Wednesday, October 5, 2011

Economics:  The Case Against Commodities

"I would rather back human ingenuity," says Dylan Grice, a London-based global strategist for Société Generale and a self-proclaimed skeptic about investing in commodities. "If there's no copper, we will find something else."
Natural gas as an energy source is now roughly the equivalent of $24-per-barrel oil, says Philip Verleger, an energy economist and publisher of Petroleum Economics Monthly. Ethanol, mostly made from corn or sugar cane, is also on the rise.

"We expect the oil industry's monopoly on transportation to be broken," Mr. Verleger wrote in July. In an interview, he adds, "There will be oil. I'm just not sure there will be anybody to consume it." He thinks that projections of crude-oil demand in 2025 are typically 20% to 30% too high, and that crude-oil prices are likely to drop sharply as those forecasts go awry.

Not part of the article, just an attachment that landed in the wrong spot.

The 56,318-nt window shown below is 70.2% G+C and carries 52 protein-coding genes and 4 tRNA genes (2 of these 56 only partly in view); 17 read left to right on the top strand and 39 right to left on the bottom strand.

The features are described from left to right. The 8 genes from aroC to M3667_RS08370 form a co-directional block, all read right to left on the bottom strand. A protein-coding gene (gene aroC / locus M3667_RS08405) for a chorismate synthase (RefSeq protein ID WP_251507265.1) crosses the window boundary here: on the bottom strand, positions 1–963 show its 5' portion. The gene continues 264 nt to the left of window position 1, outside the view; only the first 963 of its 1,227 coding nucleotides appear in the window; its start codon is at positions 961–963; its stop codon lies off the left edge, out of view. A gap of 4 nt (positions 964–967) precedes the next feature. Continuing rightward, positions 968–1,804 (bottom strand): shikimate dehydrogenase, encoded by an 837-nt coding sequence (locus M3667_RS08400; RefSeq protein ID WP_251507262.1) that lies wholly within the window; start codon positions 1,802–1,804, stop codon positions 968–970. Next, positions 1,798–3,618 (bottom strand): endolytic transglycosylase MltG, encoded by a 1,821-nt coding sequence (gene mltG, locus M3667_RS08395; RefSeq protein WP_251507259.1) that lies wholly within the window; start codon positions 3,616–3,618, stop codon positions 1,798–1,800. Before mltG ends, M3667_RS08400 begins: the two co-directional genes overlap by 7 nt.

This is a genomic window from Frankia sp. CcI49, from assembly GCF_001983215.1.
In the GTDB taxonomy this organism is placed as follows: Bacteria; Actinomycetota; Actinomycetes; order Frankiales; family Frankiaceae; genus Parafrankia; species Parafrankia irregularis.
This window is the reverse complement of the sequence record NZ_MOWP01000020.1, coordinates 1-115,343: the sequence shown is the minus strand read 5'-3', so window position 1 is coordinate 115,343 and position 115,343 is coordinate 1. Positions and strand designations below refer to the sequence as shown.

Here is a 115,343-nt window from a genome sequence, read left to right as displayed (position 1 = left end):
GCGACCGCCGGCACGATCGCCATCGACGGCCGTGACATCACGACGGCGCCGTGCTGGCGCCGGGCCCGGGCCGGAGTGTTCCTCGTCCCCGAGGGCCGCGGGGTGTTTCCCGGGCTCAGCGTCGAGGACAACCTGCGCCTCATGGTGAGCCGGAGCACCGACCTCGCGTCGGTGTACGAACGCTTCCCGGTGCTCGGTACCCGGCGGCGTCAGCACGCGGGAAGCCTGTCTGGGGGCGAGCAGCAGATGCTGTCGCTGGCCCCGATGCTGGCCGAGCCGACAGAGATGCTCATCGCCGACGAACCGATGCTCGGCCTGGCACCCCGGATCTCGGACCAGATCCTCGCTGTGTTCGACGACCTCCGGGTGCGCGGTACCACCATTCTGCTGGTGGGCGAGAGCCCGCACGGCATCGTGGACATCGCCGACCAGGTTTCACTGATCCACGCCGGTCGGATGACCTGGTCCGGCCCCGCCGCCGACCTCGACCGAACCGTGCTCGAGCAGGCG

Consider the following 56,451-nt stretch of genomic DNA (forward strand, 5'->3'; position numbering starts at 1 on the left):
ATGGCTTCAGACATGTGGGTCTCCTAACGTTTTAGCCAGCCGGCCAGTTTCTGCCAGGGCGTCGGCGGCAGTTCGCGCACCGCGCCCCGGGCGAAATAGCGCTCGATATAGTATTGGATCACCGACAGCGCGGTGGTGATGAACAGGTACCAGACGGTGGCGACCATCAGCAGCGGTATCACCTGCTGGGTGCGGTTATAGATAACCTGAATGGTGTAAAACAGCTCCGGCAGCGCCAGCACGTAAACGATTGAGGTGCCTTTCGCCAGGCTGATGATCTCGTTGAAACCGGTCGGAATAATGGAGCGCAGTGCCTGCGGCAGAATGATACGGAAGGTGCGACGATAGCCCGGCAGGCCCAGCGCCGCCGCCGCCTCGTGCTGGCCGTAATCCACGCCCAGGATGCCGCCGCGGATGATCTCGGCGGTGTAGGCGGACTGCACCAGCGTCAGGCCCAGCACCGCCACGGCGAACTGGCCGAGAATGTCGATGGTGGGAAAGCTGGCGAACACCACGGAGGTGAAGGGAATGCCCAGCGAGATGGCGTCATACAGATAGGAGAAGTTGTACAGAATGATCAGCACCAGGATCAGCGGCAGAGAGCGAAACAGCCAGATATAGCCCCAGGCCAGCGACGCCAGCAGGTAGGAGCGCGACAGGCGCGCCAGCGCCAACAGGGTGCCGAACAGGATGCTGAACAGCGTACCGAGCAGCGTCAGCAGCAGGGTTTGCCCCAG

Spot prices for raw materials have been basically flat, after adjusting for inflation, since 1871, vastly underperforming stocks and bonds, [Mr. Grice] wrote in a December research note titled, "Commodities for the long run? Not on your Nellie—I'd rather eat coal!"

For more, see The Case Against Commodities by Liam Pleven, October 5, 2011 at WSJ.com.

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